Investigation on Baby Chick Ranikhet Disease Vaccine administration in chicks of vaccinated and nonvaccinated origin

Authors

  • K Begum Department of Microbiology and Hygiene, Faculty of Veterinary Science, Bangladesh Agricultural University, Mymensingh-2202, Bangladesh
  • MSR Khan Department of Microbiology and Hygiene, Faculty of Veterinary Science, Bangladesh Agricultural University, Mymensingh-2202, Bangladesh
  • MB Rahman Department of Microbiology and Hygiene, Faculty of Veterinary Science, Bangladesh Agricultural University, Mymensingh-2202, Bangladesh
  • MA Kafi Department of Microbiology and Hygiene, Faculty of Veterinary Science, Bangladesh Agricultural University, Mymensingh-2202, Bangladesh
  • M Das Department of Microbiology and Hygiene, Faculty of Veterinary Science, Bangladesh Agricultural University, Mymensingh-2202, Bangladesh
  • SAA Mamun Department of Microbiology and Hygiene, Faculty of Veterinary Science, Bangladesh Agricultural University, Mymensingh-2202, Bangladesh

DOI:

https://doi.org/10.3329/bjvm.v4i2.1290

Keywords:

BCRDV, F-strain NDV, chicks of vaccinated and nonvaccinated origin, MDA, haemagglutination inhibition test

Abstract

Persistence of maternally derived antibody to Baby Chick Ranikhet Disease Vaccine and its influence on vaccination programme in chicks of vaccinated and nonvaccinated origin were determined during the period from July 2005 to May 2006. The study suggested an effective vaccination schedule of Baby Chick Ranikhet Disease Vaccine in chicks of vaccinated and nonvaccinated origin. The optimum age for vaccination of chicks of vaccinated and nonvaccinated origin were determined by inoculating vaccine following two different vaccination schedules. In one schedule chicks of group C of vaccinated origin and group F of nonvaccinated origin were vaccinated primarily at day 4 and was boosted at day 19 and in another schedule the chicks of group D of vaccinated origin were vaccinated once at day 14 without giving booster dose. It was found that maternally derived antibody passed over from the parents to progeny chicks and remain protective for the chicks of group A of vaccinated origin until 18 days of age and the chicks of group B of nonvaccinated origin until 5 days of age. This maternally derived antibody was retained particularly up to 24 days and 11 days in chicks of group A and B obtained from parent vaccinated and nonvaccinated flock respectively. Chicks of group C primarily vaccinated with Baby Chick Ranikhet Disease Vaccine revealed slightly positive effect to rise of antibody during their gradual increase of age due to the presence of high level of antibody at the time of primary vaccination where as in chicks of group F antibody level was increasing impetuously due to the low level of antibody at the time of vaccination. Chicks of group D vaccinated at the state of subsidence of maternally derived antibody with Baby Chick Ranikhet Disease Vaccine showed impetuous production of antibody titers. Chicks possessing high level of maternally derived antibody may be vaccinated singly against Newcastle disease when they are 14 to 18 days old and chicks possessing low level of maternally derived antibody may be vaccinated twice at 4 and 19 days of age.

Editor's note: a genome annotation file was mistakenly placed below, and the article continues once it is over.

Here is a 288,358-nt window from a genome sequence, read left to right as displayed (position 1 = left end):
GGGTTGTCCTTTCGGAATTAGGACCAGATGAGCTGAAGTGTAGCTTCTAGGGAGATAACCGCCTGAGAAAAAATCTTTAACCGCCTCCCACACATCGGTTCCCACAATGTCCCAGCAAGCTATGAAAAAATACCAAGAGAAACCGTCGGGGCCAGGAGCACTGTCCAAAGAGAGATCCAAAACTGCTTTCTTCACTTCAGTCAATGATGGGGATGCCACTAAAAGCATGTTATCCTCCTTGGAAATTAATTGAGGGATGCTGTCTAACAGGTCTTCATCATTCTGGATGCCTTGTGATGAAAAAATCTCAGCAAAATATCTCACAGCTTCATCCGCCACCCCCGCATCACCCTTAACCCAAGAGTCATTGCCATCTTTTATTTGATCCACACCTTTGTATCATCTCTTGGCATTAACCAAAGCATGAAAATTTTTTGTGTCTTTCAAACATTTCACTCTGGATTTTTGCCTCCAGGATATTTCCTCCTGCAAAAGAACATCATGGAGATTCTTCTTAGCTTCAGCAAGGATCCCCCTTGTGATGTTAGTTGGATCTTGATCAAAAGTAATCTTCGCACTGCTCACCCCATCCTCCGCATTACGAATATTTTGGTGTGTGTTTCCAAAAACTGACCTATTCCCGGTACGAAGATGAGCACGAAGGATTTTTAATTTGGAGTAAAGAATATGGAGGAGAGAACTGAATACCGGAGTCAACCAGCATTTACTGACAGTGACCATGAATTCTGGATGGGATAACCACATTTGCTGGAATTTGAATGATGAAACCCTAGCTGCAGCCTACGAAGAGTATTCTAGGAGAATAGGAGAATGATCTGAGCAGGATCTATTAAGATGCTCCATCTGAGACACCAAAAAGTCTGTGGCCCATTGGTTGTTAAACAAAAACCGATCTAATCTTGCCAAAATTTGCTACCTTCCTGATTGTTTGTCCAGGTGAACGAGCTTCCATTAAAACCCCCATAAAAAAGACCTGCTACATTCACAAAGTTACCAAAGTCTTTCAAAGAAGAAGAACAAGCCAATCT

Key words: BCRDV, F-strain NDV, chicks of vaccinated and nonvaccinated origin, MDA, haemagglutination inhibition test

DOI = 10.3329/bjvm.v4i2.1290

Bangl. J. Vet. Med. (2006). 4 (2): 93-96

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Avian Medicine